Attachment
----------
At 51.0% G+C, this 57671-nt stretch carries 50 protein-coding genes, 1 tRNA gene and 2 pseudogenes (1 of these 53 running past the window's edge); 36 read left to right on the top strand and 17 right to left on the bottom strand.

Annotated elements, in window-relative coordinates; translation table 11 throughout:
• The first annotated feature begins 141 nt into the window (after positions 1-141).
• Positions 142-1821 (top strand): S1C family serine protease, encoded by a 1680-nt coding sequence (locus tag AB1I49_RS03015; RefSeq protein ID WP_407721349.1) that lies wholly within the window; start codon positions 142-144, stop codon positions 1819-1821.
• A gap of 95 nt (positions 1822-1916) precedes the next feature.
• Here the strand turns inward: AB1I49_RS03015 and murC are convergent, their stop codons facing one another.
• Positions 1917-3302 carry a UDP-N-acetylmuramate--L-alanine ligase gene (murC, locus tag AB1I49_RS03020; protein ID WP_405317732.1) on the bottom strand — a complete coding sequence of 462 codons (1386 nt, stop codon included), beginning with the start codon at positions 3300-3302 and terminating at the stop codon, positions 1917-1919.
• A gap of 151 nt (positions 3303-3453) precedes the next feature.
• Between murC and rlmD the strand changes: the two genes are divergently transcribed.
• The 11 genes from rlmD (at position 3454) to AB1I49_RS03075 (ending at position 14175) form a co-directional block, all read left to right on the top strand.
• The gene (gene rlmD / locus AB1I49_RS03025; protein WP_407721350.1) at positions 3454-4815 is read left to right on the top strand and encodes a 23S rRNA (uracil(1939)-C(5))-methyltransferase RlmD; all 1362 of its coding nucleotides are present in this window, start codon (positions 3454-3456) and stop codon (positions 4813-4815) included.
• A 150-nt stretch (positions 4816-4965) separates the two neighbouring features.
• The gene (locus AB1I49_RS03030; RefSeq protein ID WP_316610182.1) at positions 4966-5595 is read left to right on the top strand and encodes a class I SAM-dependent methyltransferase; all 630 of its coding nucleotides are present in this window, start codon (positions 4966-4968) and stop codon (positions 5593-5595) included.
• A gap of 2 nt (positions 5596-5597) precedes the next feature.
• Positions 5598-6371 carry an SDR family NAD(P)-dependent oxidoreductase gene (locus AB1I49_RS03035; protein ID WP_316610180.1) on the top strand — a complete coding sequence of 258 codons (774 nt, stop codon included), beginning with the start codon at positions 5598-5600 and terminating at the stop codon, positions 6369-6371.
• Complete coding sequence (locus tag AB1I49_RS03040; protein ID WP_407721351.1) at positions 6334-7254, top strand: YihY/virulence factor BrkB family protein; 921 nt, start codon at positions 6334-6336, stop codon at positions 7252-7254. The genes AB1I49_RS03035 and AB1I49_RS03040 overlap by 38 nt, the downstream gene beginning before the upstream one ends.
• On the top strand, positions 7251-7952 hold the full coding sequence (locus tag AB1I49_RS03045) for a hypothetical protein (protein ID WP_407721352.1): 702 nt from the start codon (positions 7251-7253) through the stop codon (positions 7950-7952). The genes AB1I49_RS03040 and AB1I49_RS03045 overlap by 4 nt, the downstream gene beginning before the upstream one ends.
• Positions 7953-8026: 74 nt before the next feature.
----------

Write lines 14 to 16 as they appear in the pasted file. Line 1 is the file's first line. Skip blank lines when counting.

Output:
• A gap of 2 nt (positions 5596-5597) precedes the next feature.
• Positions 5598-6371 carry an SDR family NAD(P)-dependent oxidoreductase gene (locus AB1I49_RS03035; protein ID WP_316610180.1) on the top strand — a complete coding sequence of 258 codons (774 nt, stop codon included), beginning with the start codon at positions 5598-5600 and terminating at the stop codon, positions 6369-6371.
• Complete coding sequence (locus tag AB1I49_RS03040; protein ID WP_407721351.1) at positions 6334-7254, top strand: YihY/virulence factor BrkB family protein; 921 nt, start codon at positions 6334-6336, stop codon at positions 7252-7254. The genes AB1I49_RS03035 and AB1I49_RS03040 overlap by 38 nt, the downstream gene beginning before the upstream one ends.